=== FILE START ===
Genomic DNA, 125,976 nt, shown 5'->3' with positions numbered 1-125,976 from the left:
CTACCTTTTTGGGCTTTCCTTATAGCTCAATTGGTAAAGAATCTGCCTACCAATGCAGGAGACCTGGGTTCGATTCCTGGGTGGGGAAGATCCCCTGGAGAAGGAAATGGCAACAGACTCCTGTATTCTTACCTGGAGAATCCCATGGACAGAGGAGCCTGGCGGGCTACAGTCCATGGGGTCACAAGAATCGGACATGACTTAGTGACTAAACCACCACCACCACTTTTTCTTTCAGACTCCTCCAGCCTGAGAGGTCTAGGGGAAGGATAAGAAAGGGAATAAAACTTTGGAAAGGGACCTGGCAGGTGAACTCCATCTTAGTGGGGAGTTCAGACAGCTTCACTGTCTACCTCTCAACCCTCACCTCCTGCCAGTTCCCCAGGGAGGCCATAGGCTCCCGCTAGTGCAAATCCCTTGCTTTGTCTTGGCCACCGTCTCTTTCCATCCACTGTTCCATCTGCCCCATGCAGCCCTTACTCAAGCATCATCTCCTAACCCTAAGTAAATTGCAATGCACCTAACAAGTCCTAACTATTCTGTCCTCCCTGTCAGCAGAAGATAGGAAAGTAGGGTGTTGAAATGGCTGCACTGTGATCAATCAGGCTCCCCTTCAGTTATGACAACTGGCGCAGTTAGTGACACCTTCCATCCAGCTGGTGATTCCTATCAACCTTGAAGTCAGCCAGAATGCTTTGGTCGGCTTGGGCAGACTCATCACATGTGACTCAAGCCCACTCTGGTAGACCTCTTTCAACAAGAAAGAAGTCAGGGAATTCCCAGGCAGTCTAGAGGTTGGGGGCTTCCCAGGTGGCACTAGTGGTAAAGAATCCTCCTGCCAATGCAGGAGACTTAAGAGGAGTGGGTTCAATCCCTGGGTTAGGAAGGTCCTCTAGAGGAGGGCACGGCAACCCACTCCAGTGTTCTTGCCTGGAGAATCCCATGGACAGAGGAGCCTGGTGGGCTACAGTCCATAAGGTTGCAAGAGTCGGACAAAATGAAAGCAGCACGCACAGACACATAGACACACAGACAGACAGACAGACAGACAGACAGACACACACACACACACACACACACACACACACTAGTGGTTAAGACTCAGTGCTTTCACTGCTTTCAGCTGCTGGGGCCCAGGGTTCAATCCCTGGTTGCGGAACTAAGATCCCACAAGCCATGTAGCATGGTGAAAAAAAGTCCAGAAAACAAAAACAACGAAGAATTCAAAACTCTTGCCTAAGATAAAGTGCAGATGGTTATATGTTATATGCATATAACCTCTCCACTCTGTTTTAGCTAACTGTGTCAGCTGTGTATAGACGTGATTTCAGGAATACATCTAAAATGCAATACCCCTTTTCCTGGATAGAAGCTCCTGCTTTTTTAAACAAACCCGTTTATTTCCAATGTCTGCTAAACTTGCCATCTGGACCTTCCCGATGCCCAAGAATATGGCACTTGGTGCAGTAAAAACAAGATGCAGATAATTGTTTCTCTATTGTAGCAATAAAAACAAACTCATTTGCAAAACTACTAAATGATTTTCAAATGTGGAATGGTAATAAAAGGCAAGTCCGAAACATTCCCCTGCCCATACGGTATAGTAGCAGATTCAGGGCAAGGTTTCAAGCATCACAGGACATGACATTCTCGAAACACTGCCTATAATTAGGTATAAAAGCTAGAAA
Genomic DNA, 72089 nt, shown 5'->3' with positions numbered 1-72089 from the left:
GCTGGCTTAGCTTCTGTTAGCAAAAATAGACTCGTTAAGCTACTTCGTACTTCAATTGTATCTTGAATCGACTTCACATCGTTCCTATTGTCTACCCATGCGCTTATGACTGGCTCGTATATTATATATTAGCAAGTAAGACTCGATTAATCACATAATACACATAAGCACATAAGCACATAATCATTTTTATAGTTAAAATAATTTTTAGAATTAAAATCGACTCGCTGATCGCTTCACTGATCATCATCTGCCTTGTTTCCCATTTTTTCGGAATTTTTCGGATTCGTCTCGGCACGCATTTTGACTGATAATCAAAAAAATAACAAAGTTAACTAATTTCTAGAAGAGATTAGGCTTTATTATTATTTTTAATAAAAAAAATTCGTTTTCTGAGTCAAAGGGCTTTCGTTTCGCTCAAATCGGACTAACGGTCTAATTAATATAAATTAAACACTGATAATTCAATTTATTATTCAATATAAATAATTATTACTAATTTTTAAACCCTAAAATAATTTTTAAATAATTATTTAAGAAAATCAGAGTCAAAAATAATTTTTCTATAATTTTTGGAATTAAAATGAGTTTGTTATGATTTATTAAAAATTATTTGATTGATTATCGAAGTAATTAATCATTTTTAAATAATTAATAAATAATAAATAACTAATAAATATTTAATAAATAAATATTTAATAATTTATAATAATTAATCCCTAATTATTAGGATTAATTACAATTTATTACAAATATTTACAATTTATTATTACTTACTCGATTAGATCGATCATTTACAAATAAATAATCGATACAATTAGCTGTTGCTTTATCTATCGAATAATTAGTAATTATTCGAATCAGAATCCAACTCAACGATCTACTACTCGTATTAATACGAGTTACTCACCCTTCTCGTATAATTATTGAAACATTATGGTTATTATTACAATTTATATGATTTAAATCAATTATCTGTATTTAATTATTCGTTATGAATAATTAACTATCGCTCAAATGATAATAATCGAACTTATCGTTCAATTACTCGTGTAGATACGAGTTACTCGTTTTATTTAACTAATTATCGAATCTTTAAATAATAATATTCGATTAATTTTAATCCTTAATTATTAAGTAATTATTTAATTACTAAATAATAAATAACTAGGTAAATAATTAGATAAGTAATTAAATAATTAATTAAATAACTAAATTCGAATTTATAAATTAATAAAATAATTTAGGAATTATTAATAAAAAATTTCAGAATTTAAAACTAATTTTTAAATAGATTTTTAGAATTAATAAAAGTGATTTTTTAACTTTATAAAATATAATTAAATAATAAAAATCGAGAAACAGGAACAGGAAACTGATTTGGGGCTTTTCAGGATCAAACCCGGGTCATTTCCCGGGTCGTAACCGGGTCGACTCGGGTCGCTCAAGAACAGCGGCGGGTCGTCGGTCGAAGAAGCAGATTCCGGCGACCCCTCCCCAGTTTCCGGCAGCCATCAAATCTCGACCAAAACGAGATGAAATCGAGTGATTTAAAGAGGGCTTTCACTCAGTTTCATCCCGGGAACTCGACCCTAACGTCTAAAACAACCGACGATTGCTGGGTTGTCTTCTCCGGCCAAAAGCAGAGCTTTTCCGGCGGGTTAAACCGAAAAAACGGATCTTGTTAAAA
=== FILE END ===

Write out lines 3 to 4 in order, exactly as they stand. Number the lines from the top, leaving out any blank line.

Genomic DNA, 72089 nt, shown 5'->3' with positions numbered 1-72089 from the left:
GCTGGCTTAGCTTCTGTTAGCAAAAATAGACTCGTTAAGCTACTTCGTACTTCAATTGTATCTTGAATCGACTTCACATCGTTCCTATTGTCTACCCATGCGCTTATGACTGGCTCGTATATTATATATTAGCAAGTAAGACTCGATTAATCACATAATACACATAAGCACATAAGCACATAATCATTTTTATAGTTAAAATAATTTTTAGAATTAAAATCGACTCGCTGATCGCTTCACTGATCATCATCTGCCTTGTTTCCCATTTTTTCGGAATTTTTCGGATTCGTCTCGGCACGCATTTTGACTGATAATCAAAAAAATAACAAAGTTAACTAATTTCTAGAAGAGATTAGGCTTTATTATTATTTTTAATAAAAAAAATTCGTTTTCTGAGTCAAAGGGCTTTCGTTTCGCTCAAATCGGACTAACGGTCTAATTAATATAAATTAAACACTGATAATTCAATTTATTATTCAATATAAATAATTATTACTAATTTTTAAACCCTAAAATAATTTTTAAATAATTATTTAAGAAAATCAGAGTCAAAAATAATTTTTCTATAATTTTTGGAATTAAAATGAGTTTGTTATGATTTATTAAAAATTATTTGATTGATTATCGAAGTAATTAATCATTTTTAAATAATTAATAAATAATAAATAACTAATAAATATTTAATAAATAAATATTTAATAATTTATAATAATTAATCCCTAATTATTAGGATTAATTACAATTTATTACAAATATTTACAATTTATTATTACTTACTCGATTAGATCGATCATTTACAAATAAATAATCGATACAATTAGCTGTTGCTTTATCTATCGAATAATTAGTAATTATTCGAATCAGAATCCAACTCAACGATCTACTACTCGTATTAATACGAGTTACTCACCCTTCTCGTATAATTATTGAAACATTATGGTTATTATTACAATTTATATGATTTAAATCAATTATCTGTATTTAATTATTCGTTATGAATAATTAACTATCGCTCAAATGATAATAATCGAACTTATCGTTCAATTACTCGTGTAGATACGAGTTACTCGTTTTATTTAACTAATTATCGAATCTTTAAATAATAATATTCGATTAATTTTAATCCTTAATTATTAAGTAATTATTTAATTACTAAATAATAAATAACTAGGTAAATAATTAGATAAGTAATTAAATAATTAATTAAATAACTAAATTCGAATTTATAAATTAATAAAATAATTTAGGAATTATTAATAAAAAATTTCAGAATTTAAAACTAATTTTTAAATAGATTTTTAGAATTAATAAAAGTGATTTTTTAACTTTATAAAATATAATTAAATAATAAAAATCGAGAAACAGGAACAGGAAACTGATTTGGGGCTTTTCAGGATCAAACCCGGGTCATTTCCCGGGTCGTAACCGGGTCGACTCGGGTCGCTCAAGAACAGCGGCGGGTCGTCGGTCGAAGAAGCAGATTCCGGCGACCCCTCCCCAGTTTCCGGCAGCCATCAAATCTCGACCAAAACGAGATGAAATCGAGTGATTTAAAGAGGGCTTTCACTCAGTTTCATCCCGGGAACTCGACCCTAACGTCTAAAACAACCGACGATTGCTGGGTTGTCTTCTCCGGCCAAAAGCAGAGCTTTTCCGGCGGGTTAAACCGAAAAAACGGATCTTGTTAAAA